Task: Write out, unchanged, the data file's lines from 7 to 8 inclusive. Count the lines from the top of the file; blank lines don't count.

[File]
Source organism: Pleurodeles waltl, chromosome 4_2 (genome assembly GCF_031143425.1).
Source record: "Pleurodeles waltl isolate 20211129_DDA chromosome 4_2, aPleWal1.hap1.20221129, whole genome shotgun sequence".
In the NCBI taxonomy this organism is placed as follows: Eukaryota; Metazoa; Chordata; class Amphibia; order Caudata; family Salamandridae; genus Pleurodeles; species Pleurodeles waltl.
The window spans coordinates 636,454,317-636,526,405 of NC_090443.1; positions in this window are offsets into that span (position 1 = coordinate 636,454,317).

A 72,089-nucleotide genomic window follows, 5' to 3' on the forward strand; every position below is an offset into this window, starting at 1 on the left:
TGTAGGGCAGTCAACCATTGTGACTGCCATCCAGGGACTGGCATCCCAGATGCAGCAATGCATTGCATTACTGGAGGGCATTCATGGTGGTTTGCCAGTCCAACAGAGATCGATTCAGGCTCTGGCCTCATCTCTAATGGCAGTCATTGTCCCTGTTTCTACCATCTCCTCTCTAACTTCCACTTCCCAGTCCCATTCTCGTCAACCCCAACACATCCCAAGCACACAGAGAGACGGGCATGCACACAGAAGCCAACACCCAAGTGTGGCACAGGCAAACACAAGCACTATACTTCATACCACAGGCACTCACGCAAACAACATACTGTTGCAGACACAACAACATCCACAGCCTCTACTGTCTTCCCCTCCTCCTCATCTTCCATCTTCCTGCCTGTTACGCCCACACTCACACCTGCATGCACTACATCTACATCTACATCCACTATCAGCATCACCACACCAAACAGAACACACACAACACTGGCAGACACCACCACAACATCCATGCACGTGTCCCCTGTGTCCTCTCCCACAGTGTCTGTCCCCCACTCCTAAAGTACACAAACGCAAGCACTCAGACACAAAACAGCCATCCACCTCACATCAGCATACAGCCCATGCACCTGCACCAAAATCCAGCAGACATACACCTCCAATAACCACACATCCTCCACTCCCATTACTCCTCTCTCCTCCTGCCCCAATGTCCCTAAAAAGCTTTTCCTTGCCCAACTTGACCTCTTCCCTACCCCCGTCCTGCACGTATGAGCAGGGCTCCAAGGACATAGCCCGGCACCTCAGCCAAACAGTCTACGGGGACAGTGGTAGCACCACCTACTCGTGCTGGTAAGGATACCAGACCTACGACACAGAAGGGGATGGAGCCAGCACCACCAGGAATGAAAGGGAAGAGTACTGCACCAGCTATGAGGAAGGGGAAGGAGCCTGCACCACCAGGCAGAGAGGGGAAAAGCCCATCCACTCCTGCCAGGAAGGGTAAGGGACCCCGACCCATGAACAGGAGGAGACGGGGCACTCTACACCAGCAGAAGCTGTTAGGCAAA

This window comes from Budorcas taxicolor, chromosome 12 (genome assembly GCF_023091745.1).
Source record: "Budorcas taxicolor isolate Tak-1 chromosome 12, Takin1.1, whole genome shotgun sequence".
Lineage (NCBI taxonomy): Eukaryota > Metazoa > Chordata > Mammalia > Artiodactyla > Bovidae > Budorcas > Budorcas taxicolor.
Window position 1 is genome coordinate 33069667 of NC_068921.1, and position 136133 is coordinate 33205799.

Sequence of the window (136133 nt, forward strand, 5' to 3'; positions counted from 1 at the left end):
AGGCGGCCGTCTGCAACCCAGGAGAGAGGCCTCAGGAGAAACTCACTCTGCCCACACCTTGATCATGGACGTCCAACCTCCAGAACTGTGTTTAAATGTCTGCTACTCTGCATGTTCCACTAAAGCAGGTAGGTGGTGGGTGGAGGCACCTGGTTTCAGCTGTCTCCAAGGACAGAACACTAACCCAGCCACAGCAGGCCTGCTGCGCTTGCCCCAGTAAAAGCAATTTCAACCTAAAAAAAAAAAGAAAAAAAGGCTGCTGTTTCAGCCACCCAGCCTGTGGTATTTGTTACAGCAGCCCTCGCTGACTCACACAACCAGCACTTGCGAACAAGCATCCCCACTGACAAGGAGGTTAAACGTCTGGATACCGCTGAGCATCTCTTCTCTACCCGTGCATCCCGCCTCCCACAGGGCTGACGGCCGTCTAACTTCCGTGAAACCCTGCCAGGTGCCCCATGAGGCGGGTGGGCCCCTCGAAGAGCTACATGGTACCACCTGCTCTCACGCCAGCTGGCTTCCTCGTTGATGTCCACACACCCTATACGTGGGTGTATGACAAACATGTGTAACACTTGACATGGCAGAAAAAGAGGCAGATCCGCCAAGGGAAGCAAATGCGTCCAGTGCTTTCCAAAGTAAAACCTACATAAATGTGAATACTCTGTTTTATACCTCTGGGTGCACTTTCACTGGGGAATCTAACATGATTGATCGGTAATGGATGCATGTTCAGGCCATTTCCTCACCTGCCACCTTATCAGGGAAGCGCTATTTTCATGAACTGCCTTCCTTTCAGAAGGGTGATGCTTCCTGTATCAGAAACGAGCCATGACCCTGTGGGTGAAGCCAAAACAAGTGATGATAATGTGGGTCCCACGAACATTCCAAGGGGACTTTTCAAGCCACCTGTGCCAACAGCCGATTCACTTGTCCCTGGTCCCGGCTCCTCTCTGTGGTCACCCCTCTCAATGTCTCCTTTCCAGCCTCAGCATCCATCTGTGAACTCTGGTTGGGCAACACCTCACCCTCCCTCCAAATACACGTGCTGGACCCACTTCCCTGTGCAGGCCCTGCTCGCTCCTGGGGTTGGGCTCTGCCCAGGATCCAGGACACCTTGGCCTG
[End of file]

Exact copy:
This window comes from Budorcas taxicolor, chromosome 12 (genome assembly GCF_023091745.1).
Source record: "Budorcas taxicolor isolate Tak-1 chromosome 12, Takin1.1, whole genome shotgun sequence".